Three convicted of some charges tied to 2012 Chicago NATO plot

Mary Wisniewski
Brian Church (L), 20, Brent Vincent Betterly (C), 24 and Jared Chase, 24, are seen in these handout photos from the Chicago Police department released to Reuters May 19, 2012. REUTERS/Chicago Police/Handout

By Mary Wisniewski

CHICAGO (Reuters) - Three men accused of plotting to attack high-profile targets during a 2012 NATO summit in Chicago were convicted by a jury Friday on mob action and arson charges, but acquitted on terrorism-related charges, a setback for prosecutors.

The men, known as the "NATO 3," had faced seven charges each, including conspiracy to commit terrorism under a state anti-terrorism law adopted after the September 11, 2001, attacks.

Brian Jacob Church, 22, and Brent Betterly, 25, both of Florida, and Jared Chase, 29, of New Hampshire, face four to 30 years in prison when they are sentenced. Sentencing was set for February 28.

Jurors, who began their deliberations on Thursday evening, found the men not guilty of the more severe charges of providing material support to commit terrorism and conspiracy to commit terrorism.

The case marked the first time Illinois prosecutors had invoked the state conspiracy to commit terrorism charge. A prosecutor said in closing arguments on Thursday that the three defendants were bent on mayhem.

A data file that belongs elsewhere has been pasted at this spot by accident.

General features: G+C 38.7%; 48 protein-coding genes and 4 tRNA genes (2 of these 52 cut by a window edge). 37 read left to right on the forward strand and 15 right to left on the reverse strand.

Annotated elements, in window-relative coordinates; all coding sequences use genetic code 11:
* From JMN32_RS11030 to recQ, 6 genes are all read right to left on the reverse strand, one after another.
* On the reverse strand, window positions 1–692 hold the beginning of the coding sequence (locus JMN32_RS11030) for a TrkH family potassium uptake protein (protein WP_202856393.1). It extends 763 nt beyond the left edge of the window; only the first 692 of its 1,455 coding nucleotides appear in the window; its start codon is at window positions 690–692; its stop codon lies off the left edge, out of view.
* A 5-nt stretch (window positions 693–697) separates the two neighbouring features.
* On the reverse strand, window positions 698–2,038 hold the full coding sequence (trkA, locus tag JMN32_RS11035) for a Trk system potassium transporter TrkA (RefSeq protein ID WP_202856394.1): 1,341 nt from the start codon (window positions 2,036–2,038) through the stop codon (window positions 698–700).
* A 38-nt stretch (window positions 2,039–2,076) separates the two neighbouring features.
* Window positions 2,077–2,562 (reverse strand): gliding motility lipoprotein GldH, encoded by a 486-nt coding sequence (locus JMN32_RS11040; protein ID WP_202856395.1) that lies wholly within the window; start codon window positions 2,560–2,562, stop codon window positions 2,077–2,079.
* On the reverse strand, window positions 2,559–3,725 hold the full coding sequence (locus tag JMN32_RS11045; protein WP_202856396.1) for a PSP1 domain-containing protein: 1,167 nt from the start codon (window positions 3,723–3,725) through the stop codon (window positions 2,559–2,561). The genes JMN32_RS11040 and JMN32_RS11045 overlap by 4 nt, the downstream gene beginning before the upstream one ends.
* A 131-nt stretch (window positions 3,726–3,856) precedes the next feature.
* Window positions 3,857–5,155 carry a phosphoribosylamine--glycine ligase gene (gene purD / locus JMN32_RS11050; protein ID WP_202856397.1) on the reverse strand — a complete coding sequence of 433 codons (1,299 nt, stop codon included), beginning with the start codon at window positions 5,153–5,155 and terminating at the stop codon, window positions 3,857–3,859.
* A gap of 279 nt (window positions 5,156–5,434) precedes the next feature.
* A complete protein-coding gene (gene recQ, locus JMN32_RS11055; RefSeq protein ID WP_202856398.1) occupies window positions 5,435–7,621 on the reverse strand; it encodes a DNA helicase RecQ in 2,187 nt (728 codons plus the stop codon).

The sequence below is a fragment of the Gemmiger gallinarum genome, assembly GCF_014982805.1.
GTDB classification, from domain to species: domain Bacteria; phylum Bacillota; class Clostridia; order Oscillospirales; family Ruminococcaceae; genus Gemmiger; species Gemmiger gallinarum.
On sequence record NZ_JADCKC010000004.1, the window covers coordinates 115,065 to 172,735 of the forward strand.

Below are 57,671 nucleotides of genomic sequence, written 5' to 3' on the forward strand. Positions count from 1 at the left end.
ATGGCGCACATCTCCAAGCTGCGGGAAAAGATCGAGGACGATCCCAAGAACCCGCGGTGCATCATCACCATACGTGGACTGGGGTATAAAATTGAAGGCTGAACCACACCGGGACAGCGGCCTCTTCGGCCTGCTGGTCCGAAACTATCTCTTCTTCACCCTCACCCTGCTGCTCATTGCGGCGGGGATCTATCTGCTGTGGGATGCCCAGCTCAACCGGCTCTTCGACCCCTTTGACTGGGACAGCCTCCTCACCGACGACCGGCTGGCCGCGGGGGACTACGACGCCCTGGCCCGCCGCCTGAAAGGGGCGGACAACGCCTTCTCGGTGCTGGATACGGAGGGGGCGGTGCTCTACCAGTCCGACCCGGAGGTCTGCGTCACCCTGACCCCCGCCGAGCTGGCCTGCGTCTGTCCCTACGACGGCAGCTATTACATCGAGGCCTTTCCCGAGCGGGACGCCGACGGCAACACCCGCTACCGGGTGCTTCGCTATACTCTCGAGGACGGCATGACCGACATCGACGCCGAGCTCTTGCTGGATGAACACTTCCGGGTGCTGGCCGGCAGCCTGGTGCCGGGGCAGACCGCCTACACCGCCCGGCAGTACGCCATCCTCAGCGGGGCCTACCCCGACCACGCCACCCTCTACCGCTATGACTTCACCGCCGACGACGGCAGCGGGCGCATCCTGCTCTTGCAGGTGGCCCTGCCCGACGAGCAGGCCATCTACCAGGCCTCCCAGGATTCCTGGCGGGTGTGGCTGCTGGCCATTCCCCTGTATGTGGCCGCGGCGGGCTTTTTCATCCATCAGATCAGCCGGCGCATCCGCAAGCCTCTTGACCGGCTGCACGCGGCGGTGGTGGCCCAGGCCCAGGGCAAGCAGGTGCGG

Defense attorneys described the men as drunken braggarts who had talked big to impress undercover officers.

The three were accused of planning attacks during the Chicago meeting of North Atlantic Treaty Organization officials using fire bombs, targeting police stations and President Barack Obama's re-election headquarters, along with other locations.

Chicago police, along with the FBI and the Secret Service, raided the Chicago apartment the three men used as a safe house and recovered pipe bomb instructions, an improvised mortar made from PVC piping, a crossbow, knives, throwing stars, a map of Chicago and four fire bombs, prosecutors said.

Prosecutors painted the men as anarchists and offered testimony from undercover Chicago police officers to show that the defendants were "ready for war."

Defense lawyers said the men were egged on by undercover officers and were more focused on getting high than being violent. They also said the charges were politically motivated to justify the millions of dollars spent on summit security.

(Reporting by Mary Wisniewski; Writing by David Bailey; Editing by Leslie Adler and Grant McCool)